When SARS-CoV-2 enters a cell to replicate, it can disable or destroy it, “leading to the release of potential danger signals to activate the host’s innate immune responses,” they explain.

Furthermore, in the heart, infection can downregulate ACE2. “This is likely part of the host defense mechanism in response to the infection to limit continued viral proliferation. However, the potential consequence of this interaction is that the biologically essential role of ACE2 is also significantly diminished,” the investigators observe. “This can lead to unopposed angiotensin II effects, including pro-inflammatory, prothrombotic and pro-oxidant risks.”

I’m seeing a ton of clot in the arteries of the heart and it seems to be a lot more than what I usually see in the typical heart attack. Binita Shah

All this, they add, “can also predispose the patient to microinfarcts within multiple organs, such as the liver, heart or kidney, further exacerbating the state of multiorgan injury and failure.”

Liu told TCTMD that, in pathology samples of hearts affected thus by COVID-19, what “we see is the endothelial cells, the lining of the blood vessels, are all swollen and you actually see little clots in there. So the virus is really activating the blood vessels’ response.”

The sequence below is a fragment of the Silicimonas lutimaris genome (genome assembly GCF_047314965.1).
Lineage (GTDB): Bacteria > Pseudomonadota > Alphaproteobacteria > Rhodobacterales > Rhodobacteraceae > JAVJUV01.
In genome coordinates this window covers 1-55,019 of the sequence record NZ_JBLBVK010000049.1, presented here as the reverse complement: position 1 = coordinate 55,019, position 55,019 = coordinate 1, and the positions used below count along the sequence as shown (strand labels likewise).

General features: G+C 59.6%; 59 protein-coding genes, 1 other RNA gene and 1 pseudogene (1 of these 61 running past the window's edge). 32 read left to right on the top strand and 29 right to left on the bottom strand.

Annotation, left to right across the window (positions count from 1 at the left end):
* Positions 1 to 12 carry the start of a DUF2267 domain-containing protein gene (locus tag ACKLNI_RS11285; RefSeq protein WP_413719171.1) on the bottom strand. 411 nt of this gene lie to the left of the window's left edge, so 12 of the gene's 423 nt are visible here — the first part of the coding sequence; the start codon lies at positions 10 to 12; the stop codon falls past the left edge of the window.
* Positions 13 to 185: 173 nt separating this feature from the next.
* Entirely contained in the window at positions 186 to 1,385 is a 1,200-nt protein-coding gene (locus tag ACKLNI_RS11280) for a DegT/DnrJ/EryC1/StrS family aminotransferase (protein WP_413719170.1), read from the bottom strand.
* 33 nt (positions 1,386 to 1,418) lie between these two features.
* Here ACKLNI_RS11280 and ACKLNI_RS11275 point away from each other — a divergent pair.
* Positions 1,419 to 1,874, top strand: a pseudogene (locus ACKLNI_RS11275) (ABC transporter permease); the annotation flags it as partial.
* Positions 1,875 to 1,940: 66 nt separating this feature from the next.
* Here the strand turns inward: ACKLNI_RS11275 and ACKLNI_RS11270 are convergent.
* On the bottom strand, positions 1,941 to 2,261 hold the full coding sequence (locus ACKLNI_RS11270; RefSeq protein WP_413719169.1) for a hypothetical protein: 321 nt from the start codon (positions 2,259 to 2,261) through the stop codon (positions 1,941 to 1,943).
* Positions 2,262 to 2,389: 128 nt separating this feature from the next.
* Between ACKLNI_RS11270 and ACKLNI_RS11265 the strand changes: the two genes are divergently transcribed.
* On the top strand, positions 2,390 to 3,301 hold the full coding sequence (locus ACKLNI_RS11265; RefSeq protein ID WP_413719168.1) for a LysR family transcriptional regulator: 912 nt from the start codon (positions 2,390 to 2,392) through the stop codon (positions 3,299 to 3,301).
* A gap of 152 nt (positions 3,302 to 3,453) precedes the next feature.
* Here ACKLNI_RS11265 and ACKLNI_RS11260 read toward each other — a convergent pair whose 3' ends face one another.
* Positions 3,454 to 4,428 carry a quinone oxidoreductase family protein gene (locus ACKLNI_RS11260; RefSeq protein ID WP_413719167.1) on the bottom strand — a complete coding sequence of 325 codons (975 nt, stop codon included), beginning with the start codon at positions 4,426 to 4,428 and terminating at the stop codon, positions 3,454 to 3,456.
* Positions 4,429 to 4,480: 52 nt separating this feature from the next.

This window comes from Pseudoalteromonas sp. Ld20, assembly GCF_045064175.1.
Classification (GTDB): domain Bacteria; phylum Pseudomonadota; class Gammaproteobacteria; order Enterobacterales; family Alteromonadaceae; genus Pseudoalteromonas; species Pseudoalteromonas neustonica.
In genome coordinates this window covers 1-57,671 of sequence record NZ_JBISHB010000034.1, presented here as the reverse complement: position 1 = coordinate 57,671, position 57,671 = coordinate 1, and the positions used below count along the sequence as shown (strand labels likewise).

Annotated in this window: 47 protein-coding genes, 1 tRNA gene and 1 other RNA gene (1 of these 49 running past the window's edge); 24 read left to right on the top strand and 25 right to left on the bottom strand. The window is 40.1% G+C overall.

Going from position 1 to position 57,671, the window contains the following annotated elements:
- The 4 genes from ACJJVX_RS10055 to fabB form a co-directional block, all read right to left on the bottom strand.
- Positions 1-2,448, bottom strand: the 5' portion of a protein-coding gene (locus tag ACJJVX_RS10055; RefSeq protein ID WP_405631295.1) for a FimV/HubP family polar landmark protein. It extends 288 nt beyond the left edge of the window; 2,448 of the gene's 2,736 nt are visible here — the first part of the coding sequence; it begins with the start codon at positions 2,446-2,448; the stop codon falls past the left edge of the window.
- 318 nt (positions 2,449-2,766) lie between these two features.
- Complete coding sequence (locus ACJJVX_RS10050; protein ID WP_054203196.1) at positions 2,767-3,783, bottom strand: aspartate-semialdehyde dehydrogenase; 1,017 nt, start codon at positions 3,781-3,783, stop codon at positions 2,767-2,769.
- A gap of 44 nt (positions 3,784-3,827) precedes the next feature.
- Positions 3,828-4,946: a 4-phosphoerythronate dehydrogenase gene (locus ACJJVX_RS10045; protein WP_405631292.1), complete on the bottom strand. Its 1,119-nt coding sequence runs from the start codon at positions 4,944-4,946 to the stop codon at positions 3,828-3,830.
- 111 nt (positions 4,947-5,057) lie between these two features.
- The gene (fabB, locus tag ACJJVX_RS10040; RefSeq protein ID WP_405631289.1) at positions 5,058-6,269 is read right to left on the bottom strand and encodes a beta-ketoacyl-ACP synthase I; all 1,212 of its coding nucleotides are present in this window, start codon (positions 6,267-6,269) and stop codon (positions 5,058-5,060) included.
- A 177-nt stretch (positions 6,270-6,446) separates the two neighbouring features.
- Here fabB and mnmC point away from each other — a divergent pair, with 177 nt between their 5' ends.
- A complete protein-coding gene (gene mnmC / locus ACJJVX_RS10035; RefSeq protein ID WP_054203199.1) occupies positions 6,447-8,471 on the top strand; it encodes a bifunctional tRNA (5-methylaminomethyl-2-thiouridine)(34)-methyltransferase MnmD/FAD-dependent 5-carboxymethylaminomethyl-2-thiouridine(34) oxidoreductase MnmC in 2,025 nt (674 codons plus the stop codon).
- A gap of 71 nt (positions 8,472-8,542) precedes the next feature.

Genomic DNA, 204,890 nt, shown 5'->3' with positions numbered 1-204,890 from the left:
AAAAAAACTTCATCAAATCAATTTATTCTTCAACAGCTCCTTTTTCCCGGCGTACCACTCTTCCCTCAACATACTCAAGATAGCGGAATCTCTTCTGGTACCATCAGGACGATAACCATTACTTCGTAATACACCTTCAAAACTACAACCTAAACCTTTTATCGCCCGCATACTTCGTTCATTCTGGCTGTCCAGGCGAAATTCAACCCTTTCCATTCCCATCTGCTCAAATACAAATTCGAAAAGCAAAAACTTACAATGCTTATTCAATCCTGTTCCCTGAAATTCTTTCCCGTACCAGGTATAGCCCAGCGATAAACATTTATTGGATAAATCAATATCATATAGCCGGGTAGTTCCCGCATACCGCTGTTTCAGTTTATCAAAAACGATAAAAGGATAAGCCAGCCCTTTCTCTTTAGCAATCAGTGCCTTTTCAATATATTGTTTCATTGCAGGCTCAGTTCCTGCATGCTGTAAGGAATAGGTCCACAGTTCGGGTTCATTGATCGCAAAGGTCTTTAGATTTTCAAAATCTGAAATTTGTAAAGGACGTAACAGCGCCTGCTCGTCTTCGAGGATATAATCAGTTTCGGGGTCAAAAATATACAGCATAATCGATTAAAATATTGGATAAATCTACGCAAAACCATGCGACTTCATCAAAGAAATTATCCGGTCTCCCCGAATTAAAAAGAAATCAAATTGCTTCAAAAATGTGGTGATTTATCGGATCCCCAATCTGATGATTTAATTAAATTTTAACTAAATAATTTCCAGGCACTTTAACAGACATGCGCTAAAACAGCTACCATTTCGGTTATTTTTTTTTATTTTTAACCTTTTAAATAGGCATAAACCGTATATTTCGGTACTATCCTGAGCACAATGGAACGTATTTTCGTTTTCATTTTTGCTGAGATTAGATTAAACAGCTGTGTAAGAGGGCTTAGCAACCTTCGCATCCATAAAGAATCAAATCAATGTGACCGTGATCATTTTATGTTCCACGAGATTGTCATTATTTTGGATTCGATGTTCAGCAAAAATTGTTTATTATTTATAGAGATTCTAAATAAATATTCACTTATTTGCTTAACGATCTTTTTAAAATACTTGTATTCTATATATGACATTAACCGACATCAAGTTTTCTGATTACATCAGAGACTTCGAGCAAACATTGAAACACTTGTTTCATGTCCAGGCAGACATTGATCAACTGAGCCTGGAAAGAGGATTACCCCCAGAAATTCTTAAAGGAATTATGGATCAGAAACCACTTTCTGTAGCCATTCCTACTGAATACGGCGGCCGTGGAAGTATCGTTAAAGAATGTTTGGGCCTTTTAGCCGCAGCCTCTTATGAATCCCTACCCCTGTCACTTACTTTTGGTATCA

How COVID-19 promotes thrombosis is a question of growing concern, as reported by TCTMD. Shah says she’s seeing the phenomenon among COVID-19 patients who’ve had an MI. When I bring them to the lab, I’m seeing a ton of clot in the arteries of the heart and it seems to be a lot more than what I usually see in the typical heart attack,” she said. “These patients are sometimes young—I had a 40-year-old woman the other day. It’s not just ‘I have atherosclerosis, I got COVID-19, and maybe it put a little stress on my body.’ It does seem that perhaps there’s an independent mechanism in which COVID is a trigger for a heart attack that would not have occurred otherwise,” she explained, adding that plaque composition hasn’t yet been studied.

Importantly, though, these clots are being found not just in the heart but “all over the body: in the lungs, in the legs, in the brain,” Shah emphasized.

Arrhythmia a Consequence of Inflammation

As for how the systemic inflammatory response to COVID-19 can lead to arrhythmia, it’s quite “intricate,” Lazzerini along with Mohamed Boutjdir, PhD (SUNY Downstate and NYU School of Medicine, New York, NY), and Pier Leopoldo Capecchi (University of Sienna), explain in a second Circulation paper published online.

First, there’s myocardial injury. Elevated troponin can hint at its presence, and causes may include “direct viral infection, hypoxia-induced apoptosis, and cytokine storm-related cell damage,” they write.